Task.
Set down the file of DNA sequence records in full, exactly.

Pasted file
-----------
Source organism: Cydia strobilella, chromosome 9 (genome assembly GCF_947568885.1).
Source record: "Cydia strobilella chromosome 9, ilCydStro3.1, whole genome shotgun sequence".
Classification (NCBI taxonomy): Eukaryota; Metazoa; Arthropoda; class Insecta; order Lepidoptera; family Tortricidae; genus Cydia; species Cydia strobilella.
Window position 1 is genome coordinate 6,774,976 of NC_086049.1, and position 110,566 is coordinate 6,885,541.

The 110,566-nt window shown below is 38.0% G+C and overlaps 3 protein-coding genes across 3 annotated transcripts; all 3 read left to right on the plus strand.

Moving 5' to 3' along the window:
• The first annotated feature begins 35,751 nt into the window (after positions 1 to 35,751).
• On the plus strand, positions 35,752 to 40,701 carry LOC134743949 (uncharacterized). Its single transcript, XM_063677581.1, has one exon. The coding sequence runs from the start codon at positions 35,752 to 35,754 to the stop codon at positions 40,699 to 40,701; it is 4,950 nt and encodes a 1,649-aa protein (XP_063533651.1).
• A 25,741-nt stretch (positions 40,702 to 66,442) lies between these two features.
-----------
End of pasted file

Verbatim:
Source organism: Cydia strobilella, chromosome 9 (genome assembly GCF_947568885.1).
Source record: "Cydia strobilella chromosome 9, ilCydStro3.1, whole genome shotgun sequence".
Classification (NCBI taxonomy): Eukaryota; Metazoa; Arthropoda; class Insecta; order Lepidoptera; family Tortricidae; genus Cydia; species Cydia strobilella.
Window position 1 is genome coordinate 6,774,976 of NC_086049.1, and position 110,566 is coordinate 6,885,541.

The 110,566-nt window shown below is 38.0% G+C and overlaps 3 protein-coding genes across 3 annotated transcripts; all 3 read left to right on the plus strand.

Moving 5' to 3' along the window:
• The first annotated feature begins 35,751 nt into the window (after positions 1 to 35,751).
• On the plus strand, positions 35,752 to 40,701 carry LOC134743949 (uncharacterized). Its single transcript, XM_063677581.1, has one exon. The coding sequence runs from the start codon at positions 35,752 to 35,754 to the stop codon at positions 40,699 to 40,701; it is 4,950 nt and encodes a 1,649-aa protein (XP_063533651.1).
• A 25,741-nt stretch (positions 40,702 to 66,442) lies between these two features.